Two Winter Squash Dishes
With winter rains, they deteriorate rapidly in the fields and from then on the market is supplied from storage, where the hearty fruits stay fresh for many months.
The following soup recipe calls for pumpkin, preferably not one of the varieties bred for use as a jack-o'-lantern. Stick with the smaller pumpkins that were grown for cooking. They have more and firmer flesh, a smaller seed cavity and better flavor.
Farmers' markets carry several varieties of cooking pumpkins, going under names such as New England Pie, Spirit Hybrid, Sugar Pie and Tricky Jack.
When true pumpkin is not available, substitute winter squash. One of the most pumpkin-like of winter squashes is the buttercup, followed by the golden nugget, carnival and butternut.
This recipe, attributed to the Inn at Ludlow Bay, in Port Ludlow, WA, is from Northwest Best Places Cookbook.
head of garlic
Herb Potato Dumplings
russet potatoes (about 1 1/2 pounds)2 egg yolks
2. Discard the loose, papery outer skin from the garlic head and wrap it in a piece of foil. Roast the garlic in the oven until tender, about 30 minutes. At the same time, bake the potatoes for the dumplings until tender, about 50 minutes.
3. While the garlic and potatoes are baking, cut the pumpkin into large chunks and put it in a large pot with the chicken stock and onion. Bring to a boil and simmer until the pumpkin is tender, 20 to 30 minutes.
4. Unwrap the garlic and let cool slightly, then peel the individual cloves. Lightly mash the garlic with a fork in a small bowl (you should have about 2 tbss); set aside.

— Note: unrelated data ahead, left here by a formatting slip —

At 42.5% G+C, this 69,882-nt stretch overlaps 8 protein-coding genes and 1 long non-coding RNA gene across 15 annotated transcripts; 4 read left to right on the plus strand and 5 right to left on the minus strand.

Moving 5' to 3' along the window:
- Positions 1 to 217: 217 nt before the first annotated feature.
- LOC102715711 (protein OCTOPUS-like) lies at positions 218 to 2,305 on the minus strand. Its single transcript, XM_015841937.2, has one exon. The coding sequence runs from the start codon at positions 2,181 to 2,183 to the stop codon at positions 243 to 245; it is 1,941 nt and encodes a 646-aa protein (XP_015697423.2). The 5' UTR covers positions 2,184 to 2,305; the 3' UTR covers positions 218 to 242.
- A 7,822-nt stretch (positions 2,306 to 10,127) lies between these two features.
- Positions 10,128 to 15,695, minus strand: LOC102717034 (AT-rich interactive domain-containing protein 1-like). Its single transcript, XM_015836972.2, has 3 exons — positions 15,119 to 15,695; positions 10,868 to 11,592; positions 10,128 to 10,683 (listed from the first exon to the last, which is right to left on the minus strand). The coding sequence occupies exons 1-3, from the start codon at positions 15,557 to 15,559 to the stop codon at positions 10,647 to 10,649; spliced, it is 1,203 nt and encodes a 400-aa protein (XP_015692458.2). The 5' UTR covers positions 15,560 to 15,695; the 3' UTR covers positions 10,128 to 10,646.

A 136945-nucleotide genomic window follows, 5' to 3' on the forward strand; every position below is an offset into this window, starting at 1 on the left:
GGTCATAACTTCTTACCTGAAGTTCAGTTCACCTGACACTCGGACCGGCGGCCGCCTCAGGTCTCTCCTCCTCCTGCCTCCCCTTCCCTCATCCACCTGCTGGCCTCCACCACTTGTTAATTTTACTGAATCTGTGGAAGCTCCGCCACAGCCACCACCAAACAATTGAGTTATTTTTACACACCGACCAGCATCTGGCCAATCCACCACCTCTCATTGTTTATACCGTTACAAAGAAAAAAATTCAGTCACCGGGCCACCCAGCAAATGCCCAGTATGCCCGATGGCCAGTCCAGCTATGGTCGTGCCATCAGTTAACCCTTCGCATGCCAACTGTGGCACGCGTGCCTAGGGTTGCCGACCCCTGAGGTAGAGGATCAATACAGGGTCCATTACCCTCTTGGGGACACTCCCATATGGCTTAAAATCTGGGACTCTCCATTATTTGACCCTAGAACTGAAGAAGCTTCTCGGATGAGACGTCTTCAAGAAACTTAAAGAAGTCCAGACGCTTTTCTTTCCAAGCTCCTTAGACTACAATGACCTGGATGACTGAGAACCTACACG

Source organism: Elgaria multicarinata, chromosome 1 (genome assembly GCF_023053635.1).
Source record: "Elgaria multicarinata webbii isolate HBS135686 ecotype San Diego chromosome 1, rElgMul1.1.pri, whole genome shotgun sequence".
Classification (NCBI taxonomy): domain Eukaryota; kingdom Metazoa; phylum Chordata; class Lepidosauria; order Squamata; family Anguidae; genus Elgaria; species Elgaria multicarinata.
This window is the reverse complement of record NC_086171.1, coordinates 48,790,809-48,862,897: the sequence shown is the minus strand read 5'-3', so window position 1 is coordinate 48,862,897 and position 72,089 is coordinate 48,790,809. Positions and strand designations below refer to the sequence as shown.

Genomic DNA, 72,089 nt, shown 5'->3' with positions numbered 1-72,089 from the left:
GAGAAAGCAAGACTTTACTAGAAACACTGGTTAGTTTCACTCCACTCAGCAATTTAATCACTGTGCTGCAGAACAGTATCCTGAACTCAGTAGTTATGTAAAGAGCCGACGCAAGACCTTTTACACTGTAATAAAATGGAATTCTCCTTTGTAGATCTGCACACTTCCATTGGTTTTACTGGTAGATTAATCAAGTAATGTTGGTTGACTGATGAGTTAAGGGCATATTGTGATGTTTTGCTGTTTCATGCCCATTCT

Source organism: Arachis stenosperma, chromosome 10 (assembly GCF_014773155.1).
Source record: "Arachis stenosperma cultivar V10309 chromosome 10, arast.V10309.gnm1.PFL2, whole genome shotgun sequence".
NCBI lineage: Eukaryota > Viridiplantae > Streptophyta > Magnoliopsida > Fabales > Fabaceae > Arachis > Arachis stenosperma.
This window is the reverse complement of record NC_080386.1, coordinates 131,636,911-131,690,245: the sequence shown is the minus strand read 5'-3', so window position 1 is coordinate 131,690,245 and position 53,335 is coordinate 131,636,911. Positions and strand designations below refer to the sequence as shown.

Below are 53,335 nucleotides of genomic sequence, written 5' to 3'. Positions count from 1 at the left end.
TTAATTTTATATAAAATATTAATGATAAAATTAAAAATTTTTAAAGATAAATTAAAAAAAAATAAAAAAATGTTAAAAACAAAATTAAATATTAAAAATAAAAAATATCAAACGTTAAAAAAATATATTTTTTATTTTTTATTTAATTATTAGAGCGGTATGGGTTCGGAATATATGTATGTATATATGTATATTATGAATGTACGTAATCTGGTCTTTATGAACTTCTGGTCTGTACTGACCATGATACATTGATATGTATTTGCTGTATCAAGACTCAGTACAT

5. Working in batches, puree the pumpkin mixture in a food processor or blender and return it to the pot. Stir in the cream, roasted garlic, brown sugar and nutmeg, with salt and pepper to taste. Keep warm over very low heat while making the dumplings.
6. Bring a large pot of lightly salted water to a boil.
7. Halve the baked potatoes and peel away all the brown skin. Mash the potatoes. Stir in the egg yolks and herbs, along with a pinch each of salt and pepper. Stir in the flour, a little at a time, until a firm dough is formed.
8. Put the dough on a lightly floured work surface and roll it into a cylinder about three-quarters of an inch in diameter. Cut the cylinder into 1-inch slices to form the dumplings. Cook the dumplings in batches in the boiling water until they are tender and float to the surface, about 2 to 4 minutes. Scoop out with a slotted spoon and drain well.
9. To serve, ladle the hot pumpkin bisque into individual bowls and add the potato dumplings to the center of each bowl. Drizzle creme fraiche over the soup and serve.
Winter squash can be popped into
the oven, in a pan of shallow water, with
virtually nothing but butter. Or you can
go to greater lengths to stuff and bake
them, as suggested here in a recipe from Cooking Secrets of the
the companion cookbook to the public
television series featuring recipes from
the Culinary Institute of America in Hyde
2. In a large bowl, mash the squash and add 4 tablespoons of the butter, the allspice, the 2 tablespoons brown sugar, the salt, egg white and enough milk to make the mixture soft and fluffy. Set aside.
3. Melt the remaining 4 tablespoons butter.
4. Cut the acorn squash in half and scoop out seeds and fibers. Pierce the inside of each with a fork several times. Sprinkle each half with the nutmeg, salt, pepper, the 4 teaspoons brown sugar and about 2 tablespoons of the melted butter. Place on a baking sheet and bake for 20 minutes.
5. Meanwhile, soak the raisins in the sweet vermouth.
6. Remove the acorn squash from the oven and add one-sixth of the raisins to the cavity of each squash. Using a pastry bag, fill each cavity with one-sixth of the butternut squash mixture. Brush with the remaining melted butter and bake 15 to 20 minutes longer.
Copyright 1997 Seasonal Chef